How can visual ethnography help us to understand the nature and the complexity of the (ethnic/gendered/classed) experience of growing up? Drawing on two ethnographic projects, we discuss the purposes and the difficulties of the particular methodology of auto-visual ethnography which we deployed. Our speciﬁc focus was the relation- shipand the tension between the representation and the individual everyday experiences. Through focusing upon the micro worlds of the young people themselves within their wider ‘parent’ cultures, their engagement with home, school, and outside leisure activities, were revealed to be strategically (if sometimes unconsciously) part of much larger overlapping social spheres and powerful cultural inﬂu- ences. The pre-teenage and teenage female participants were invited to document any aspects of their worlds on cameras and video.
Researching the Micro Worlds of Girls through Visual Auto-ethnographic Practices
Gerry Bloustien and Sarah Baker
How Nancy Drew, Corliss Archer, and Gidget Pacifi ed Patriarchal Concerns and Appeased American Girls
Review of Ilana Nash, American Sweethearts: Teenage Girls in Twentieth-Century Popular Culture
Bronwyn Davies, Marnina Gonick, Kristina Gottschall, and Jo Lampert
This article analyzes a series of stories and artworks that were produced in a collective biography workshop. It explores Judith Butler's concept of the heterosexual matrix combined with a Deleuzian theoretical framework. The article begins with an overview of Butler's concept of the heterosexual matrix and her theorizations on how it might be disrupted. It then suggests how a Deleuzian framework offers other tools for analyzing these ruptures at the micro level of girls' everyday interactions.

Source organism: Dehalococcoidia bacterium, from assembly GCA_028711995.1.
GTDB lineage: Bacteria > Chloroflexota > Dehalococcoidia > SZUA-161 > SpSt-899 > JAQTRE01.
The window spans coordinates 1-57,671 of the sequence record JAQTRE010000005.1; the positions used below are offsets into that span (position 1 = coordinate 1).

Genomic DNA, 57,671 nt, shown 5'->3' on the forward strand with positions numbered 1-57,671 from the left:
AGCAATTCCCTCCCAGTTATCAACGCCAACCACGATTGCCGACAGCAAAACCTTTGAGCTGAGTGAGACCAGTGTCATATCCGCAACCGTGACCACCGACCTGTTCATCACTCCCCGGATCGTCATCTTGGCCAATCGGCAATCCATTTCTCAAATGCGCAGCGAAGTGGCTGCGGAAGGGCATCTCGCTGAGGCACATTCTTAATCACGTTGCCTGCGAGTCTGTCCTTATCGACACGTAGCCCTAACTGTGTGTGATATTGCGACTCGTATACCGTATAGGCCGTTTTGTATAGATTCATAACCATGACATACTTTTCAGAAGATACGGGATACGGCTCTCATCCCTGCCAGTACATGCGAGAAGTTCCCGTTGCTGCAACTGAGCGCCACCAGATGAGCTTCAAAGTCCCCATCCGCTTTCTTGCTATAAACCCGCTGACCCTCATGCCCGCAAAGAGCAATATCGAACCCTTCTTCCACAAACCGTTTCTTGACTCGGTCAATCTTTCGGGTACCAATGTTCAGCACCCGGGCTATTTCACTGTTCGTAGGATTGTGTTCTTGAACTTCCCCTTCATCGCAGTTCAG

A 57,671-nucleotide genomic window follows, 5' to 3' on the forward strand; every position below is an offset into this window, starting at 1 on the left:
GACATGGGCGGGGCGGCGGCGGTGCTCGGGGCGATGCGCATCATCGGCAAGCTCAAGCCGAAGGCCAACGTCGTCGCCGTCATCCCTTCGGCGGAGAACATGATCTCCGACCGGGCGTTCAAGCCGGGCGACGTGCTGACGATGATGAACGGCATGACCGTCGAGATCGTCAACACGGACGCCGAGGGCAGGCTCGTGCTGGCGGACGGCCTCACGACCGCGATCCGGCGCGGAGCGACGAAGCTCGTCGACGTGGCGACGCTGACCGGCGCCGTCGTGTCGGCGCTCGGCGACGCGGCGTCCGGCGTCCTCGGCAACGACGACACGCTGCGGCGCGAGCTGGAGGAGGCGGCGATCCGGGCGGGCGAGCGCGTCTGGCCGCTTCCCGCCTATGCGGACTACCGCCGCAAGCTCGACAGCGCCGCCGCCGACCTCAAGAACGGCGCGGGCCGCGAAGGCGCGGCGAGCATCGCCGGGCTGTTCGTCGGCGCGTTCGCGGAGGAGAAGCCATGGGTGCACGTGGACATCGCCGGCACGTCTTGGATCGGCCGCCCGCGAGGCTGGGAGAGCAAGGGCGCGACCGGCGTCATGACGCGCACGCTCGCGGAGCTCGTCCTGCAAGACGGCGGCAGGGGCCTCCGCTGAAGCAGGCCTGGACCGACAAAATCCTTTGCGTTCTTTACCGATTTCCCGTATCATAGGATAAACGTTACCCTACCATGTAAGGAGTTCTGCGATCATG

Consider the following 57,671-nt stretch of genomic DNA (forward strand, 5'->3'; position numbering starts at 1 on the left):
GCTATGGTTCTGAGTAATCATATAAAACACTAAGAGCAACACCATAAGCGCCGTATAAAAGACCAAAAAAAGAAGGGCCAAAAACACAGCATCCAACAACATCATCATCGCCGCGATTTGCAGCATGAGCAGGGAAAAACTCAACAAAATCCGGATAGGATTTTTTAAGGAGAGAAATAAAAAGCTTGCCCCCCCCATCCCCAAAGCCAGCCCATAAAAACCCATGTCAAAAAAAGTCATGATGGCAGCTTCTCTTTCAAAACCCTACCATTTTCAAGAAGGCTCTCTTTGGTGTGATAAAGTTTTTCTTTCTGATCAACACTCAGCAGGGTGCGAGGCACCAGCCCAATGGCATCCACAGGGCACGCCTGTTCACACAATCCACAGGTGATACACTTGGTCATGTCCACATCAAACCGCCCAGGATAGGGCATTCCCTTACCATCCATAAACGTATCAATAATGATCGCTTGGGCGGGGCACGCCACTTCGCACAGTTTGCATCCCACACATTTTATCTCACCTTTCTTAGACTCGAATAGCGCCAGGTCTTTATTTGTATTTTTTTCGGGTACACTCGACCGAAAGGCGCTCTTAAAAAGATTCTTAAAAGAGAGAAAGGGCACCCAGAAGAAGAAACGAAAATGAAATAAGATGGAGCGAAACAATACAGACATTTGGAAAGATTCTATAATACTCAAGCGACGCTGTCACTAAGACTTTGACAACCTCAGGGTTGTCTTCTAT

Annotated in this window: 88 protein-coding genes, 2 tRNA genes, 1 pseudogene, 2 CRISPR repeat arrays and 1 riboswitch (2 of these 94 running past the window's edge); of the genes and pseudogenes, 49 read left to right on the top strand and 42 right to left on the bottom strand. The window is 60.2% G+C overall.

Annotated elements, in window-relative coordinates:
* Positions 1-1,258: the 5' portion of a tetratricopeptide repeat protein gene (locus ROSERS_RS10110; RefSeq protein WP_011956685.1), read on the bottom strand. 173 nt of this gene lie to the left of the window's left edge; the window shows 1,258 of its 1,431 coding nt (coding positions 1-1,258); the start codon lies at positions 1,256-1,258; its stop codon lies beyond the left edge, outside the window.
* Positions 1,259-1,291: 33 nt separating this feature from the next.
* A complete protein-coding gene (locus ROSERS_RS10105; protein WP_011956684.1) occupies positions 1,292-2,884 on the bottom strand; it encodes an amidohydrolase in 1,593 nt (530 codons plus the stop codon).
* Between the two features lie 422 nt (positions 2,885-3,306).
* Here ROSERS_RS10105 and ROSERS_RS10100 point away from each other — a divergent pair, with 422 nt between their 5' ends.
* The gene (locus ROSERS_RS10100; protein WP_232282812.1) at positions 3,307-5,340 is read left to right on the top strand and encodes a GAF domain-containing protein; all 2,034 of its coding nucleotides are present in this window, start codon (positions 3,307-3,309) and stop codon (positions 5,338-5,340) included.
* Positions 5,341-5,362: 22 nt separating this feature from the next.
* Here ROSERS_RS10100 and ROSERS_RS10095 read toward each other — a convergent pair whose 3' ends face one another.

Much previous scholarly work has noted the gendered nature of humor and the notion that women use comedy in a different way than do their male peers. Drawing on prior work on gender and humor, and my ethnographic work on teen girl cultures, I explore in this article how young women utilize popular cultural texts as well as everyday and staged comedy as part of a gendered resource that provides potential sites for sex-gender transgression and conformity. Through a series of vignettes, I explore how girls do funny and provide a backdrop to perform youthful gendered identities, as well as establish, maintain, and transgress cultural and social boundaries. Moving on to explore young women and stand-up I question the potential in mobilizing humor as an educational resource and a site in which to explore sex-gender norms with young people.
perhaps unlikely group of readers—young women and teenage girls. Anne Boleyn has not only become the subject of an enthusiastic online fandom, but her story is now frequently retold in Young Adult (YA) historical fictions. Young Adult Fiction and Anne
Protecting Sexually Abused Teenage Girls
Rosemary R. Carlton
's optimistic message for sexually abused teenage girls deviates from the concentration on risk that traditionally permeates and defines CPS, that distinct segment of Canada's welfare state responsible for ensuring children's safety from all forms of
Queer Girls’ Voices in the Liberation Era
Amanda H. Littauer
of the Daughters of Bilitis to exclude minors but devoted several pages to the isolation that teen lesbians felt and the need for support services for lesbian youth. Their archival collection includes a folder of letters from teenage lesbians, who not
UK Teen Girl Comics from 1955 to 1960
Teen girl comics appeared in the mid-1950s, a pivotal moment in popular culture when the teenage girl was identified as a member of a potentially lucrative market, and American culture began to pervade British teenage music, fashion, and attitudes
-genre of YA literature that I call the dead girl genre. I am concerned with books in which the death of the central teenage female character figures prominently. Often, she appears as the posthumous narrator or, if the book is told in the third person, the
Erica Morales, Alex Blower, Samantha White, Angelica Puzio, and Matthew Zbaracki
Ingram, Nicola. 2018. Working-Class Boys and Educational Success: Teenage Identities, Masculinities, and Urban Schooling. London: Palgrave Macmillan. Working-Class Boys and Educational Success examines how high-achieving, working